HL Deb 29 February 1876 vol 227 cc1106-10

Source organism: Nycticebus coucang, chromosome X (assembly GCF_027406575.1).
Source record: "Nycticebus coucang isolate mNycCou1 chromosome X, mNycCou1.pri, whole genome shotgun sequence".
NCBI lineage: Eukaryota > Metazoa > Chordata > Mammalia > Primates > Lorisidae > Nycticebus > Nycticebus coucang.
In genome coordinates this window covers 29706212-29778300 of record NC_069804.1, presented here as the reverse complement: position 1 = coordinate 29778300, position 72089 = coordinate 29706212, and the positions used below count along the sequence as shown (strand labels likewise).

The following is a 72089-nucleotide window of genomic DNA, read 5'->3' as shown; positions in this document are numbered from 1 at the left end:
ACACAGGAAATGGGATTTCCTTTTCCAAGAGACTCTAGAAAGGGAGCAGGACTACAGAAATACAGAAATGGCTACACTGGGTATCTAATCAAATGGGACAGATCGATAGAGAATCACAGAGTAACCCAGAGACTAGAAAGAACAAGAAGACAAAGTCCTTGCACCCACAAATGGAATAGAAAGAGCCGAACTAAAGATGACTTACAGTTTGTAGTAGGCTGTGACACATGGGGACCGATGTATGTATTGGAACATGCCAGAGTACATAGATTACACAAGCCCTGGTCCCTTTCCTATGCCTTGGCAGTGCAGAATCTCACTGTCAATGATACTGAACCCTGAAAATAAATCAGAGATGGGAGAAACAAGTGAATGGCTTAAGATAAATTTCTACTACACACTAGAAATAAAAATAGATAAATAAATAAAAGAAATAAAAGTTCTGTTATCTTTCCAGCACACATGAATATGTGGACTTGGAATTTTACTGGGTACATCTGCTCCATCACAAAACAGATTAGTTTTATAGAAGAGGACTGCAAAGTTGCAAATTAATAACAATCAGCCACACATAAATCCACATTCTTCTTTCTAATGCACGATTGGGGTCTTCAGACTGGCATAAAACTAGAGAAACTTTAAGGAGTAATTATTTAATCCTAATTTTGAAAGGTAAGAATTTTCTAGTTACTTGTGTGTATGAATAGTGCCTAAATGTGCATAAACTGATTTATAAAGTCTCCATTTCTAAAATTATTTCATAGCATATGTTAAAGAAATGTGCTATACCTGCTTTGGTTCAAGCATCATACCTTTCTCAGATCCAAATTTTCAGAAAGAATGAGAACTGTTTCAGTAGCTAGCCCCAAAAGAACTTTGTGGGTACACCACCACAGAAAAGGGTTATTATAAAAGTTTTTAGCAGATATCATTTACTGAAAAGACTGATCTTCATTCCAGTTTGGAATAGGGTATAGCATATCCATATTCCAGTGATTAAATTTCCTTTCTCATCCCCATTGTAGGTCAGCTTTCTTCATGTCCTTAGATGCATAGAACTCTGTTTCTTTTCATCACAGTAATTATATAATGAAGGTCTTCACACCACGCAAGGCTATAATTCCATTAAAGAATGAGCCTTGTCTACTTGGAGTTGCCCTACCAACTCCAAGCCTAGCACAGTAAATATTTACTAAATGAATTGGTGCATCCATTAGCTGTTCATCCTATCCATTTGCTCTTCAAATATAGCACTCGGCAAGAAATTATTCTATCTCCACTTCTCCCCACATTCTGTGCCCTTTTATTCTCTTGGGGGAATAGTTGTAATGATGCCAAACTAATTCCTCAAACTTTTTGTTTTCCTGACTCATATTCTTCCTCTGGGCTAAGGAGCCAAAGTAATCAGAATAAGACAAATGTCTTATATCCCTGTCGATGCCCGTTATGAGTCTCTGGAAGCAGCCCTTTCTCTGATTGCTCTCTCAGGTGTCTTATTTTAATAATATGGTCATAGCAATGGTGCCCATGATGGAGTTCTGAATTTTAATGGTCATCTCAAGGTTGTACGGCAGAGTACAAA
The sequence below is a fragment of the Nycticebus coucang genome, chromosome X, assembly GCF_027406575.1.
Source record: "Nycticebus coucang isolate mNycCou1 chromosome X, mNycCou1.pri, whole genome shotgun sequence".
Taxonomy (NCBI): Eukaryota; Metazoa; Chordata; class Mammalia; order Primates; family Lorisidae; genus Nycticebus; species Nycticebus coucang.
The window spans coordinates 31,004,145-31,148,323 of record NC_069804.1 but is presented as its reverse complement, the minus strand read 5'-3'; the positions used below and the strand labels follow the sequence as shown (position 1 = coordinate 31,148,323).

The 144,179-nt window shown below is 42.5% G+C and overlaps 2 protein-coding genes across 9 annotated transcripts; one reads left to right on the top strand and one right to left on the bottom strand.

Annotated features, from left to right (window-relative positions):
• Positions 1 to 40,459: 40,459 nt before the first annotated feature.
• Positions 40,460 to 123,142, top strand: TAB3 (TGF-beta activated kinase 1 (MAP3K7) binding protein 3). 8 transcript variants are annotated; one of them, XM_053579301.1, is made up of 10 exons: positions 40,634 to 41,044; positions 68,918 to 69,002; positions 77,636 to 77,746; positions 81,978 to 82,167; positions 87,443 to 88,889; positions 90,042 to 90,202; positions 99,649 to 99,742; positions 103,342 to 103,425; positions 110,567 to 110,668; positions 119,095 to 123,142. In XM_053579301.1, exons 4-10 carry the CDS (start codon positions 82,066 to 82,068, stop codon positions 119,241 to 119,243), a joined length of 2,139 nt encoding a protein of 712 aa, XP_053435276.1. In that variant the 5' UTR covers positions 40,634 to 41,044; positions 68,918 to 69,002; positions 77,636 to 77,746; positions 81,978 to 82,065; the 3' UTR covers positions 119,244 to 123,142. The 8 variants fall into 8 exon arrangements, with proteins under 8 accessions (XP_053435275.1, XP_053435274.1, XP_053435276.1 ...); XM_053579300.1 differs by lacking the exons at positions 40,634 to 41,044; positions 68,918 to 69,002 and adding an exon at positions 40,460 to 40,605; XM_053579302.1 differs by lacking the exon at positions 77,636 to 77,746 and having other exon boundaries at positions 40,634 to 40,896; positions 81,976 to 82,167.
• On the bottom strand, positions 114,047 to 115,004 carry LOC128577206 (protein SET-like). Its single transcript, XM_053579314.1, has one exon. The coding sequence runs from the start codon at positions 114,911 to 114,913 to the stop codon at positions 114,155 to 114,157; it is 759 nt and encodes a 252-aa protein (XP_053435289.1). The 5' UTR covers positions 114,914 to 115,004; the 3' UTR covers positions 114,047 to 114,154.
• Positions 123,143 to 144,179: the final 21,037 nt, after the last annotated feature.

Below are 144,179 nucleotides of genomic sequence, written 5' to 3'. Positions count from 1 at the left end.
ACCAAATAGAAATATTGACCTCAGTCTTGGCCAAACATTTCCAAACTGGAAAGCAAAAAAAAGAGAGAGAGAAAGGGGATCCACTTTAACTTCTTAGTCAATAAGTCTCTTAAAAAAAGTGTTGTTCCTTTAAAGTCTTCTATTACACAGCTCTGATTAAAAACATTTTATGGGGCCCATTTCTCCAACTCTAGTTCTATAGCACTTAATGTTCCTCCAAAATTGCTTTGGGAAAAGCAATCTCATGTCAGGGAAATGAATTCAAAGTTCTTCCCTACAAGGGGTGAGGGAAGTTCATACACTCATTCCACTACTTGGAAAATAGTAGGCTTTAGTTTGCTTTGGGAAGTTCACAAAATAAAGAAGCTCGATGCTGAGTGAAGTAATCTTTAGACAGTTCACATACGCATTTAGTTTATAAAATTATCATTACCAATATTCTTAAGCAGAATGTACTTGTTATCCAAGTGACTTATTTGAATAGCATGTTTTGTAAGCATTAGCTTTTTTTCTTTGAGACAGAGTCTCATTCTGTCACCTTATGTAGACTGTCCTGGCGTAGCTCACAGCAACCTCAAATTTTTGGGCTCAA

Order of the Day for the Second Reading, read.